My teammate Peter and I stepped into the West Jerusalem post office to take care of simple business. We were wearing our EAPPI vests, and the staff asked us if we were journalists. We said we were “church tourists.” After soliciting money for different items, including donating money for cancer, He said, “Tell all your friends about Israel. First security, then peace.” He smiled, gave us the thumbs up sign and wished us a good day.
We met Rima, a nice lady and an advocate at the Palestinian Counseling Center (PCC), an agency focussing on the mental health needs of the most vulnerable in Palestine. Established in 1983 by educators, psychologists and sociologists, the early years were slow. People were hesitant to reach out for support. Rima states this has changed for the better. The community trusts and respects PCC, and now PCC has grown offering a wide variety of services, including individual and group support, in three locations.
The topic soon turned from what services are provided to advocacy. We had a lengthy discussion regarding mental health issues and the occupation. Rima works in the Lobbying and Advocacy department at PCC. Rima stressed it was important to look at the context, and in this case, it’s the occupation. PCC conducted a research project on the impact of house demolitions. You can find the results on their website: “BROKEN HOMES: Addressing the Impact of House Demolitions on Palestinian Children & Families” at http://www.pccjer.org/images/publications/pdf/brokenhomes_en.pdf.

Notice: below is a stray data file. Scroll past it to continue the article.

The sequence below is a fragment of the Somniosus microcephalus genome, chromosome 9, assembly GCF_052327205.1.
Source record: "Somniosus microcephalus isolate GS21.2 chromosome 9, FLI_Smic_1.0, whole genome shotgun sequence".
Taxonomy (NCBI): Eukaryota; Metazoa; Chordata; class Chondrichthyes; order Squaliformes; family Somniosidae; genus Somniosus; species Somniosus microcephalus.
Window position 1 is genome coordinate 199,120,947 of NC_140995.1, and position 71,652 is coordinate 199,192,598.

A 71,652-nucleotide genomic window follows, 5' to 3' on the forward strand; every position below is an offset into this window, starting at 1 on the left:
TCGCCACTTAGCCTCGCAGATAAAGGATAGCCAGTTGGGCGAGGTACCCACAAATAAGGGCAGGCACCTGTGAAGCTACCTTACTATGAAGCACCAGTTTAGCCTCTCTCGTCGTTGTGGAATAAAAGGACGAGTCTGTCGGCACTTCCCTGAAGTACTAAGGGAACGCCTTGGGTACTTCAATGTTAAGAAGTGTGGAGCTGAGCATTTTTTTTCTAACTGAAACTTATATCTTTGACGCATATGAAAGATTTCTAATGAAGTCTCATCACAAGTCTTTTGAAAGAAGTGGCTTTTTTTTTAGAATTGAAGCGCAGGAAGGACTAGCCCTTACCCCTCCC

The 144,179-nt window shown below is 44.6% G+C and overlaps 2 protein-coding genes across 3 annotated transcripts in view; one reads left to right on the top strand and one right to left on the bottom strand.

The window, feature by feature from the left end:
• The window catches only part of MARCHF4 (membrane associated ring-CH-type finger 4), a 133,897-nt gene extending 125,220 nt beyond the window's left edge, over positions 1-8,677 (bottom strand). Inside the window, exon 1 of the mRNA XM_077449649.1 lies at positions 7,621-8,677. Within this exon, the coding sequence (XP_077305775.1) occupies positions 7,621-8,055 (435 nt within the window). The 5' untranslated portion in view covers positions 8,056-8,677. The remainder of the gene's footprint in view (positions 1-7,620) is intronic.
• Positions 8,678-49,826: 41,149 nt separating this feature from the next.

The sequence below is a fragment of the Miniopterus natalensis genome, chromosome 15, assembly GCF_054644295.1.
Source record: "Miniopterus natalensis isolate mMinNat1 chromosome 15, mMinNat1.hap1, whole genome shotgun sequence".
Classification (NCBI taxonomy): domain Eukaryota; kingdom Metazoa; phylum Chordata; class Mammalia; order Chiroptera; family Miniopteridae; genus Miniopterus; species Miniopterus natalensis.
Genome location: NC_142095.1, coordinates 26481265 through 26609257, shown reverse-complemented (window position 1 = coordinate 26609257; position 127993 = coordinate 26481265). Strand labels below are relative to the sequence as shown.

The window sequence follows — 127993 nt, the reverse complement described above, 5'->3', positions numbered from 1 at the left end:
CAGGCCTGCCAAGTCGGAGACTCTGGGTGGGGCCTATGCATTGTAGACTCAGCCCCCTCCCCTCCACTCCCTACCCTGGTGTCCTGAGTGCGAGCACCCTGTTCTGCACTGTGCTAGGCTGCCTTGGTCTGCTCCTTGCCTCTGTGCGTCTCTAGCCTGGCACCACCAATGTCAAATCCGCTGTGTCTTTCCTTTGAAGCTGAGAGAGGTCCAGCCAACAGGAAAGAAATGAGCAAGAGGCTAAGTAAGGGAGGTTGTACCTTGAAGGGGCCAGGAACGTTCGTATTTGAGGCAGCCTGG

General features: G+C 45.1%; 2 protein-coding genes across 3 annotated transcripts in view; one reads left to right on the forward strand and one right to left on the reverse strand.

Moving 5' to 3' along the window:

Why are houses demolished? (pg 12.)
The Israeli authorities give a variety of reasons.
-“clearing operations” (i.e. mass demolitions)
-lack of building permits
-punishment against accused militants
(Please refer to “Broken Homes” on the website. More specific information is given, including percentages of each category.)
What happens when a house is demolished? (pg 13.)
“Once a home is demolished, the family loses both the house as a financial asset and often the property inside it; in addition it is liable for the costs of the house demolition which can run up to tens of thousands of dollars. To avoid these costs, Palestinians subject to administrative house demolitions may “opt” to undertake the demolition of their own home and pay a smaller fine in a deal with authorities. It is not known how many Palestinians choose this route.”
How many people are affected? Many Palestinians live with their extended families or in close proximity of each other. Demolitions that are defined to a specific area can affect multi family members. This would affect a person’s emotional, psychological and social support as well.